So far in 2022, fifteen Nansen Legacy scientists temporary moved their work place to different universities and research institutions in the US, UK, Germany, France, Sweden, Spain or Hungary. The research stays varied in length from a few weeks to an entire year. A major motivation for the stays were specific analyses of samples and data, but also writing on joint manuscripts.
The Nansen Legacy collaborates on scientist-to-scientist as well project-to-project level with many different nations
Here you can read about the experience of Nansen Legacy post-doctoral fellow Oliver Müller, who is spending half a year at the Observatoire Océanologique de Banyuls-sur-Mer in France.
Working with data from the Arctic in Southern France
– Some impressions from an abroad work stay by Nansen Legacy post-doctoral fellow Oliver Müller
Going to work has been slightly different from what I am used to in Bergen. First, since I have arrived here in mid-March there has hardly been a day where I needed more than shorts and a t-shirt, and most of the people I met on my way to work are on their way to the beach. This is apparently very normal here in Banyuls-sur-Mer, a small town at the Mediterranean coast near the border to Spain, where I am currently working as part of an international work-stay.
Even though Banyuls-sur-Mer is just a small town with focus on tourism and wine, the marine station where I have my office, has a long history of marine research and exploration. In, 1881, Henri de Lacaze-Duthiers founded the “Arago laboratory” in Banyuls in order to study the great diversity of habitats and organisms of the rocky Mediterranean coast.
Oliver Müller – author of this blog. Photo: Gwenael Piganeau
Then in 1893, the first clear underwater photograph was taken by biologist Louis Boutan here in Banyuls. The Arago laboratory has been growing over the years and today, Banyuls is still famous for marine research.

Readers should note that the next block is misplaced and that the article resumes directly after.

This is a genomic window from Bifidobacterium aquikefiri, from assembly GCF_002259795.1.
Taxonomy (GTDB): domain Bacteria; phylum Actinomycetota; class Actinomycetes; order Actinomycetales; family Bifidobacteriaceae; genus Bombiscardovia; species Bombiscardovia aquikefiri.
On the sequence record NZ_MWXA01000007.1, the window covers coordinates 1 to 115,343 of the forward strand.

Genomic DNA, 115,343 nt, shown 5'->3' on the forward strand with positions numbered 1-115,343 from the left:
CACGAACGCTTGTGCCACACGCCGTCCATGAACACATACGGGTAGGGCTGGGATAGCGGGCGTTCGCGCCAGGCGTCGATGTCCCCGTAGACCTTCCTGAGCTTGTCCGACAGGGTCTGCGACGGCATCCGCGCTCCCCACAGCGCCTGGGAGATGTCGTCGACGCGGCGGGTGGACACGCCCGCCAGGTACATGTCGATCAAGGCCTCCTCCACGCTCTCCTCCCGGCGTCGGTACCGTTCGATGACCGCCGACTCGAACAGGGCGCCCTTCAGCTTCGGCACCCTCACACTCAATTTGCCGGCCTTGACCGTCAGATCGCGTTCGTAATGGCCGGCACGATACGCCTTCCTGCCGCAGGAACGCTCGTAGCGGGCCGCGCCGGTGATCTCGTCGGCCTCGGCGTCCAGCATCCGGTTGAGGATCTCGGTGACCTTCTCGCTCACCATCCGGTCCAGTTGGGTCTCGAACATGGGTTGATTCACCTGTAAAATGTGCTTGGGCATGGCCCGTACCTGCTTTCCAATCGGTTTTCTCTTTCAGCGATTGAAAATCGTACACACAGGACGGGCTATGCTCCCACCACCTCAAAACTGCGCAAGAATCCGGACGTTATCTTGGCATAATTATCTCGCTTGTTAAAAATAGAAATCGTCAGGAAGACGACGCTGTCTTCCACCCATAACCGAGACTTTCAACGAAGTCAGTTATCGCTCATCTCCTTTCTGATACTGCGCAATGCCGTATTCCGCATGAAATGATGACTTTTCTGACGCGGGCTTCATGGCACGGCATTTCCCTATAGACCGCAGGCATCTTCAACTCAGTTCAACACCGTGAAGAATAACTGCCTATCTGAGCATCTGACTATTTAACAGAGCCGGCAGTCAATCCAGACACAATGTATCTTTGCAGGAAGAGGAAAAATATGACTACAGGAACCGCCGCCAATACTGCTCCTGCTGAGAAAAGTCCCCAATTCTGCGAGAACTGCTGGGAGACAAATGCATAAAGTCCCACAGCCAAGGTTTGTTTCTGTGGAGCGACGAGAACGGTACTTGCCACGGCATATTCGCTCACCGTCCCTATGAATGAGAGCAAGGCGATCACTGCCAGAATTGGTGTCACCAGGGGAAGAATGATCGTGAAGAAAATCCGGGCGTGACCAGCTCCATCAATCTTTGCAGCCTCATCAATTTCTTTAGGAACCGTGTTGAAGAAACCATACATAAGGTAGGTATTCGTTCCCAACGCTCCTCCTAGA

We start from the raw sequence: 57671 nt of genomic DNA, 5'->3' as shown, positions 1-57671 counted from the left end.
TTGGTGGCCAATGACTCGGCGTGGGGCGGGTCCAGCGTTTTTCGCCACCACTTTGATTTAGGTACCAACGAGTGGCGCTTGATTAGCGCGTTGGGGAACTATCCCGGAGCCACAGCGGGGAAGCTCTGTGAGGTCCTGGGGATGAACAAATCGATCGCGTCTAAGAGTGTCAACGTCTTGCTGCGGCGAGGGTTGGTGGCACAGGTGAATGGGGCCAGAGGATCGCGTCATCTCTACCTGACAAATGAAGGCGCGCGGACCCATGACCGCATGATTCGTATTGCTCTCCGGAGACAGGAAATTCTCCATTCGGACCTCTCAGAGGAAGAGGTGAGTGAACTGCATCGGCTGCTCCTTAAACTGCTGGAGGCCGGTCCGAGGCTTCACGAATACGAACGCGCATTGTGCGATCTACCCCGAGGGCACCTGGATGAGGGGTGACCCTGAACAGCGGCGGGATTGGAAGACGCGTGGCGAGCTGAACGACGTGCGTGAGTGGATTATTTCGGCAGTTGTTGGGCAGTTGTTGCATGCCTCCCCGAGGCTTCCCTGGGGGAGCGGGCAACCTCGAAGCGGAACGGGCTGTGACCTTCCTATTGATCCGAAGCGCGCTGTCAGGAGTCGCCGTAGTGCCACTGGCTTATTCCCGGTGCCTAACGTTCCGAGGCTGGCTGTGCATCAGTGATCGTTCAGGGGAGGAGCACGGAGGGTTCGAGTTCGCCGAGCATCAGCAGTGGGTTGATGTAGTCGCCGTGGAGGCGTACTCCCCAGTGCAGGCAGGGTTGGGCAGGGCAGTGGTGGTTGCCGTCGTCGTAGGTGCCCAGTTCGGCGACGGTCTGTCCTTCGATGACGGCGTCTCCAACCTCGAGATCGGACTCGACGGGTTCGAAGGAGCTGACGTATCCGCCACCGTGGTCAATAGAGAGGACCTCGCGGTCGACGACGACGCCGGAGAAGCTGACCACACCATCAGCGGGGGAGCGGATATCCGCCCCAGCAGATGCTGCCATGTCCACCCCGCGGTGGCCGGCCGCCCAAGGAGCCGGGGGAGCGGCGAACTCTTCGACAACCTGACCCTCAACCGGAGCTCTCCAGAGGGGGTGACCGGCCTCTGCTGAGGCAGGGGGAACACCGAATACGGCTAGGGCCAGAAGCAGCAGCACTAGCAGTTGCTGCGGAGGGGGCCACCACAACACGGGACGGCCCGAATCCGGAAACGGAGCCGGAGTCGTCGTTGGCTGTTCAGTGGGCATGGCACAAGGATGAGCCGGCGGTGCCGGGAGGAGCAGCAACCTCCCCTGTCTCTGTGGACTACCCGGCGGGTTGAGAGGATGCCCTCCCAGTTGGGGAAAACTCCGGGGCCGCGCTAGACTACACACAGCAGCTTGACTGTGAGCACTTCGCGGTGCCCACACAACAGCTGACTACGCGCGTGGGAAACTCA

While I enjoy the French lifestyle, I am mainly here to collaborate with researchers from the GENOPHY (Evolutionary and environmental GENOmics of PHYtoplankton) group, lead by Gwenael Piganeau. Together with the help of researcher Sheree Yau from the GENOPHY group, I am analysing data sets collected during Nansen Legacy research cruises in the Barents Sea. Despite the obvious differences between the Mediterranean Sea and the Barents Sea, the methods that we both use to understand the role microorganisms are the same, and exchanging point of views, expertise and ideas is extremely stimulating. My main focus is on analysing sequencing and flow cytometry data from experiments conducted during the Nansen Legacy cruises to reveal the connections within the microbial food web, that can inform us about the state and productivity of the Barents Sea ecosystem.
I have already been in Banyuls for nearly four months and people are even starting to understand my very basic French (involves mainly hands and pointing). While English is common in the research group, everyday activities outside the marine station require some basic French knowledge, that I not had before I arrived, but that I acquired creatively over time. It certainly helps when travelling around in weekends to explore the more rural areas of Southern France. I have visited many beautiful villages, mountains, coasts and met so many friendly people a long the way.
The new environment, a new language, new colleagues, new methods and different ideas have provided a hugely inspiring working environment. This work exchange has been a fantastic opportunity to learn new skills and bring them, together with a mountain of analysed data, back to Bergen and to share this with the Nansen Legacy community.
Group picture from Banyuls, France. Oliver Müller in the back (blue t-shirt). Photo: Gwenael Piganeau